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A1 Q3: What is g(x)?


#1

Hello, this may be a simple question (haven’t seen DE in a while) or misunderstanding.

Using the test u(x) = x^2, without loss of generality the question states that g(x) and gamma(x) are given, and I can see that on the boundaries x=a and x=b gamma is defined as gamma = u = x^2, which for a=0 and b=2, gamma(0)=0 and gamma(2)=4.

How is g(x) found given u(x) here? Are we simply deriving g(x) ourselves using u(x) and the combinations of p, q, and r and then using the derived g(x) in our finite difference method? I remember in lectures you mentioning that we shouldn’t be calculating derivatives ourselves because it’s expensive, but I’m assuming for the sake of testing our finite difference method with the actual solutions (u=x^2, u=x^3, u=exp(x)) and comparing error values we’re allowed to do this?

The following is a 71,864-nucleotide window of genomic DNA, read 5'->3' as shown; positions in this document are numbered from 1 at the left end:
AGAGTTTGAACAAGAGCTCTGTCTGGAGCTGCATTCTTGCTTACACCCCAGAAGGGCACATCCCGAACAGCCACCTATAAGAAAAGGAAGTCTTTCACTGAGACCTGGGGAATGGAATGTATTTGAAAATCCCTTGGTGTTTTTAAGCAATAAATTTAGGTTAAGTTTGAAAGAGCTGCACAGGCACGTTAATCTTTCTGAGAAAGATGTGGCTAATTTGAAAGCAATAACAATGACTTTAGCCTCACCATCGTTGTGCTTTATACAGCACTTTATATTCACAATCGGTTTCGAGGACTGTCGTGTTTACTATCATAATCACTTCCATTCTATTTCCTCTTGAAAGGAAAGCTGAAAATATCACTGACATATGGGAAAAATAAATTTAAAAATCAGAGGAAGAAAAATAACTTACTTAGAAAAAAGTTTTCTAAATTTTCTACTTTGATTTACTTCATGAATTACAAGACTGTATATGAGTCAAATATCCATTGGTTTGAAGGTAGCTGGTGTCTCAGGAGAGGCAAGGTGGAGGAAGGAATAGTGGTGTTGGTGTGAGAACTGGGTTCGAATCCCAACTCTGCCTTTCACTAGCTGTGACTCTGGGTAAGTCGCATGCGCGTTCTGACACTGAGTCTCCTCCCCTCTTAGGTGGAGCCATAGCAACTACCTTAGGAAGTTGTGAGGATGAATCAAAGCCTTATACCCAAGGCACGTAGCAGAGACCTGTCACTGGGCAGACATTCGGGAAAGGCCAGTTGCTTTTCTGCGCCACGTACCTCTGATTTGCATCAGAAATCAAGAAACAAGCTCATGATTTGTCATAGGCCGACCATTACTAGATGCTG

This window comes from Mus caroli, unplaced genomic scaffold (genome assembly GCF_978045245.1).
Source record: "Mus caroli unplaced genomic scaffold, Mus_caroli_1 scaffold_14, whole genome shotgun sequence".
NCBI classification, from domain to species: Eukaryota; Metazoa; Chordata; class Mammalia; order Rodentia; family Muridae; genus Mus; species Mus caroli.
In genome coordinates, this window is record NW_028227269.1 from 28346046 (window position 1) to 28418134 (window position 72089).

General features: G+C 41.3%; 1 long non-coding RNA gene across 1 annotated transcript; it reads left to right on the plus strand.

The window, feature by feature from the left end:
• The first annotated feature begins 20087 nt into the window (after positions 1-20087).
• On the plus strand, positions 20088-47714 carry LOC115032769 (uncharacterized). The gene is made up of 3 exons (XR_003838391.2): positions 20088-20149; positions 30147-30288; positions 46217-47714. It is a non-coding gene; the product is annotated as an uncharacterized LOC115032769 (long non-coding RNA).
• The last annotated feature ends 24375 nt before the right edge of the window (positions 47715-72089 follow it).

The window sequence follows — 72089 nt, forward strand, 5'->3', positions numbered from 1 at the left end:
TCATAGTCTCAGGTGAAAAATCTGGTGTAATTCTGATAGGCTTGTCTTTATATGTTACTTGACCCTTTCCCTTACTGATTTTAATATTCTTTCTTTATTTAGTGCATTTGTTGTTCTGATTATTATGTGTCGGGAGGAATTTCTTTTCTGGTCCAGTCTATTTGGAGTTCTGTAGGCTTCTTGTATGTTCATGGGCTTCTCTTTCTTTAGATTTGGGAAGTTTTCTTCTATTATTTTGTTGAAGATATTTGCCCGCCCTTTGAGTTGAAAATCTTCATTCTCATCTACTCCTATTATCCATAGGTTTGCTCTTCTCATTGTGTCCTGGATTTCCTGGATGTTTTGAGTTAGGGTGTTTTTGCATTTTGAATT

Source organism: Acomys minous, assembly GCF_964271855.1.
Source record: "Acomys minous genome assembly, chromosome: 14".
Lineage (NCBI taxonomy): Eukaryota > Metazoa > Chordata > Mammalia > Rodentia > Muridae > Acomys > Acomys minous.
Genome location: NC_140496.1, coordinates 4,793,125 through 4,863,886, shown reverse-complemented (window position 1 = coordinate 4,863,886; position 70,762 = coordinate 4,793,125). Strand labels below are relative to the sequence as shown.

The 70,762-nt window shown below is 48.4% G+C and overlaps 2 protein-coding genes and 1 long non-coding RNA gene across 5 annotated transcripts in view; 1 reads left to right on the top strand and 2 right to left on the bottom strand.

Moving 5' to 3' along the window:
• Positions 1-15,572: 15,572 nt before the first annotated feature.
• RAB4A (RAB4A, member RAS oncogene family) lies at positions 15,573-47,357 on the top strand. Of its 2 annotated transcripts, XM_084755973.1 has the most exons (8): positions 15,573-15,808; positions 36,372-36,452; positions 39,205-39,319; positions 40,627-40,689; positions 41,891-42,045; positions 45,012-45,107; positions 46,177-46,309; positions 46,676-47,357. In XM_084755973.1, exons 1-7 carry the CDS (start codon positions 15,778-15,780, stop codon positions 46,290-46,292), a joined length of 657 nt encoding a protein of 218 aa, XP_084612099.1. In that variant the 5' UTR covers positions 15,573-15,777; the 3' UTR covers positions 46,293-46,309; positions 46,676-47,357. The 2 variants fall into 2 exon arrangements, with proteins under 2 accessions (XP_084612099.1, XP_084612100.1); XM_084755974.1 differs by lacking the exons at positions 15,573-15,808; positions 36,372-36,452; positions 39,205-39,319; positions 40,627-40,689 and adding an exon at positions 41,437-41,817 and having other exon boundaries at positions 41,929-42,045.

#2

Yes, for the sake of testing the FD method, you can hard-code the derivatives for each u. Then from these and thee p, q, r functions
you can make g.
I personally never use symbolic differentiation, as I tend to run lots of these tests, and anything symbolic is way more inefficient than numerical hard-coded.